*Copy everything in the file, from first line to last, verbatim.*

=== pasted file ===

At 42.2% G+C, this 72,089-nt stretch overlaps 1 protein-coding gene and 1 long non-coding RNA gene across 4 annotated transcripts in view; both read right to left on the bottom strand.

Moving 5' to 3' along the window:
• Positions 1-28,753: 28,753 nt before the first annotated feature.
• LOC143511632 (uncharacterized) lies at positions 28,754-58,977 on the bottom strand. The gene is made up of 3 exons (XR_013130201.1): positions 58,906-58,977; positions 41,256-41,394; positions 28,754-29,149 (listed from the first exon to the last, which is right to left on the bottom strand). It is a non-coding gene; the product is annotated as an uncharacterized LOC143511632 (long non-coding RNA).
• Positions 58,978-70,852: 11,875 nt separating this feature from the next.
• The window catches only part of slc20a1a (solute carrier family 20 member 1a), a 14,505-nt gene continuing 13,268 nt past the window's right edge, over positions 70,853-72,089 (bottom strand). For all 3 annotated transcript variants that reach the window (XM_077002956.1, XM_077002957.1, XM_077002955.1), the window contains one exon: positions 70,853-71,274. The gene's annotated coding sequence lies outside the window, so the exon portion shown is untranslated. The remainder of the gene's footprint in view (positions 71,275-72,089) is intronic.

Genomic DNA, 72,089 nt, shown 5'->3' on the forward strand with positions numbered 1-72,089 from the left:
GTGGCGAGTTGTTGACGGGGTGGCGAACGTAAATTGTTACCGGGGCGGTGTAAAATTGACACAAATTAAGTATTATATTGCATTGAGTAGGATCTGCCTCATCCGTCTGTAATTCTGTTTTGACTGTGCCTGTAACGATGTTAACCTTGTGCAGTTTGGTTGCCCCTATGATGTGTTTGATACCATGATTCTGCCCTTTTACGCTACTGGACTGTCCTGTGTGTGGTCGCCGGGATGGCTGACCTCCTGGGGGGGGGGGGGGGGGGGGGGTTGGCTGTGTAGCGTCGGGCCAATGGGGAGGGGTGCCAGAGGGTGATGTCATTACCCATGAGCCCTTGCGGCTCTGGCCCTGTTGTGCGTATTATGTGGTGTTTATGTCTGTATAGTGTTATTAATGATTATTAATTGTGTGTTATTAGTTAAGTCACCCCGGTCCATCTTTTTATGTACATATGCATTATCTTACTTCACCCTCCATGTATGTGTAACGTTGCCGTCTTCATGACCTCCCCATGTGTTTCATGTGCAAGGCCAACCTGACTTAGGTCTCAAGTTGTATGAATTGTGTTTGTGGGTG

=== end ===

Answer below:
At 42.2% G+C, this 72,089-nt stretch overlaps 1 protein-coding gene and 1 long non-coding RNA gene across 4 annotated transcripts in view; both read right to left on the bottom strand.

Moving 5' to 3' along the window:
• Positions 1-28,753: 28,753 nt before the first annotated feature.
• LOC143511632 (uncharacterized) lies at positions 28,754-58,977 on the bottom strand. The gene is made up of 3 exons (XR_013130201.1): positions 58,906-58,977; positions 41,256-41,394; positions 28,754-29,149 (listed from the first exon to the last, which is right to left on the bottom strand). It is a non-coding gene; the product is annotated as an uncharacterized LOC143511632 (long non-coding RNA).
• Positions 58,978-70,852: 11,875 nt separating this feature from the next.
• The window catches only part of slc20a1a (solute carrier family 20 member 1a), a 14,505-nt gene continuing 13,268 nt past the window's right edge, over positions 70,853-72,089 (bottom strand). For all 3 annotated transcript variants that reach the window (XM_077002956.1, XM_077002957.1, XM_077002955.1), the window contains one exon: positions 70,853-71,274. The gene's annotated coding sequence lies outside the window, so the exon portion shown is untranslated. The remainder of the gene's footprint in view (positions 71,275-72,089) is intronic.

Genomic DNA, 72,089 nt, shown 5'->3' on the forward strand with positions numbered 1-72,089 from the left:
GTGGCGAGTTGTTGACGGGGTGGCGAACGTAAATTGTTACCGGGGCGGTGTAAAATTGACACAAATTAAGTATTATATTGCATTGAGTAGGATCTGCCTCATCCGTCTGTAATTCTGTTTTGACTGTGCCTGTAACGATGTTAACCTTGTGCAGTTTGGTTGCCCCTATGATGTGTTTGATACCATGATTCTGCCCTTTTACGCTACTGGACTGTCCTGTGTGTGGTCGCCGGGATGGCTGACCTCCTGGGGGGGGGGGGGGGGGGGGGGTTGGCTGTGTAGCGTCGGGCCAATGGGGAGGGGTGCCAGAGGGTGATGTCATTACCCATGAGCCCTTGCGGCTCTGGCCCTGTTGTGCGTATTATGTGGTGTTTATGTCTGTATAGTGTTATTAATGATTATTAATTGTGTGTTATTAGTTAAGTCACCCCGGTCCATCTTTTTATGTACATATGCATTATCTTACTTCACCCTCCATGTATGTGTAACGTTGCCGTCTTCATGACCTCCCCATGTGTTTCATGTGCAAGGCCAACCTGACTTAGGTCTCAAGTTGTATGAATTGTGTTTGTGGGTG